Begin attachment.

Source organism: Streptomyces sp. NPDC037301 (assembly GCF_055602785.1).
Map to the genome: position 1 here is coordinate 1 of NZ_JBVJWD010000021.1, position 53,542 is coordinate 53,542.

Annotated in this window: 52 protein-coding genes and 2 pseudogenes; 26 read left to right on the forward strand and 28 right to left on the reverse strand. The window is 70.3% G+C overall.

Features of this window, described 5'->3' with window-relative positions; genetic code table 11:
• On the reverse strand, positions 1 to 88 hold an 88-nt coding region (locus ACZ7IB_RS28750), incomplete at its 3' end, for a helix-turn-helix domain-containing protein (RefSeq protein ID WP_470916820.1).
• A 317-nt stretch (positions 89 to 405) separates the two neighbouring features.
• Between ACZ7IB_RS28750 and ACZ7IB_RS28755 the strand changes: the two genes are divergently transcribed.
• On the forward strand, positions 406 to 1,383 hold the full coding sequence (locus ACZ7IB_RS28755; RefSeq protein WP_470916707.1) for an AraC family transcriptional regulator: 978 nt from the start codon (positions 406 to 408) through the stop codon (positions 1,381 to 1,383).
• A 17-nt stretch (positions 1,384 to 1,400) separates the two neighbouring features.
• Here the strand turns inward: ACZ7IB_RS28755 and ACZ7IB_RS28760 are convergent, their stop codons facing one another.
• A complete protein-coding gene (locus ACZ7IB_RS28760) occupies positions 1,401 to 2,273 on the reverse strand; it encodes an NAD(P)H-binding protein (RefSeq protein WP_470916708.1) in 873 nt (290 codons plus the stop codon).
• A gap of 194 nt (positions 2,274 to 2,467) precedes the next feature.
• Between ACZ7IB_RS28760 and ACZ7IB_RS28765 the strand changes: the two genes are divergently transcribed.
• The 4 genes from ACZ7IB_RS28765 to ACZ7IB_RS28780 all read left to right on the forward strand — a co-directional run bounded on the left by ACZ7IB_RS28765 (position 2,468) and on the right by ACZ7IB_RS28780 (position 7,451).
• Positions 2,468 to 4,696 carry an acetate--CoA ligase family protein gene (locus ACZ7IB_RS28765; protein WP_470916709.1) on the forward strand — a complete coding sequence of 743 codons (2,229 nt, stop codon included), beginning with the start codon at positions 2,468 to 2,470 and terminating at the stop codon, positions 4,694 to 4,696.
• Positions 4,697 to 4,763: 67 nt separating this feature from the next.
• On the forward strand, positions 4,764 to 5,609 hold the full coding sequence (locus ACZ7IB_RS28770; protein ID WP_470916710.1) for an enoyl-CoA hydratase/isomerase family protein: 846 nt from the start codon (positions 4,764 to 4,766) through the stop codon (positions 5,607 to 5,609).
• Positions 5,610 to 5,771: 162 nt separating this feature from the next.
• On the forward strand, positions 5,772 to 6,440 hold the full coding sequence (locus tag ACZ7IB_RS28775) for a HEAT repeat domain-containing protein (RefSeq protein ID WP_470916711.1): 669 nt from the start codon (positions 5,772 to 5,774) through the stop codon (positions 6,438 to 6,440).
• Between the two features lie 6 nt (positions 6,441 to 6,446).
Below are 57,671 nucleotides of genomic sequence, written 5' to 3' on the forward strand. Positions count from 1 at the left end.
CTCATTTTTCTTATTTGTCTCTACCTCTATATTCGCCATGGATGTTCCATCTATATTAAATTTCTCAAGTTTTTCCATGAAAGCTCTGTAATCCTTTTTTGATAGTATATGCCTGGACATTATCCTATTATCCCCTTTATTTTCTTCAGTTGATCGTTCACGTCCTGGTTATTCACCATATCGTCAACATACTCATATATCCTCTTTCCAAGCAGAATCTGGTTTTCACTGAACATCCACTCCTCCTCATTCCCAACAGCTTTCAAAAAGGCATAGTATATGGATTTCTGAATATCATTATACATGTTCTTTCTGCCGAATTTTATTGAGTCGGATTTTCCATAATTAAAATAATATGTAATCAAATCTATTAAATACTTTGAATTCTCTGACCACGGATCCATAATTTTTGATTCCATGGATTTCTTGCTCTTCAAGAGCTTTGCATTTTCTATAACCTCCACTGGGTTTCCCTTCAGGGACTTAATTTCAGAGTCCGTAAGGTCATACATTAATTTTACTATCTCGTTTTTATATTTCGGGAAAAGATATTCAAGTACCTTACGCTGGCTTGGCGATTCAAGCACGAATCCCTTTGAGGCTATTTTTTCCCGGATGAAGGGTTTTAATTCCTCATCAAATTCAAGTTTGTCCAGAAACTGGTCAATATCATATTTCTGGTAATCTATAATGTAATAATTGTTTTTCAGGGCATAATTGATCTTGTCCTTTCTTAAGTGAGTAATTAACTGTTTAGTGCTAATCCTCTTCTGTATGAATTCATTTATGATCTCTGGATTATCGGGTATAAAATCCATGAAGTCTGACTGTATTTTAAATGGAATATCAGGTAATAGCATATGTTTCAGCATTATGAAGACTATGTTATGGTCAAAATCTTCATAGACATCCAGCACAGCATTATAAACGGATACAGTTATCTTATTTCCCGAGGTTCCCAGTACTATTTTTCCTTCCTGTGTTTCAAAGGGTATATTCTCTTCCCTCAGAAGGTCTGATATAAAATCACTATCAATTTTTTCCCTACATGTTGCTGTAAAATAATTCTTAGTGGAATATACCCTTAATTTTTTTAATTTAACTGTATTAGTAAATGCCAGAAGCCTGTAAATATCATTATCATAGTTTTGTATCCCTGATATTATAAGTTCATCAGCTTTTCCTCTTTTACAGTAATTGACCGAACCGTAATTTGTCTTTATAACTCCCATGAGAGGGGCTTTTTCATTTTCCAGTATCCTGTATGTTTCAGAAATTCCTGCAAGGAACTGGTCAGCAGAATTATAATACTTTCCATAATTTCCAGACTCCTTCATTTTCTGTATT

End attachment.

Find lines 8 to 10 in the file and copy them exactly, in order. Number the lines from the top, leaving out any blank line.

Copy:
• On the forward strand, positions 406 to 1,383 hold the full coding sequence (locus ACZ7IB_RS28755; RefSeq protein WP_470916707.1) for an AraC family transcriptional regulator: 978 nt from the start codon (positions 406 to 408) through the stop codon (positions 1,381 to 1,383).
• A 17-nt stretch (positions 1,384 to 1,400) separates the two neighbouring features.
• Here the strand turns inward: ACZ7IB_RS28755 and ACZ7IB_RS28760 are convergent, their stop codons facing one another.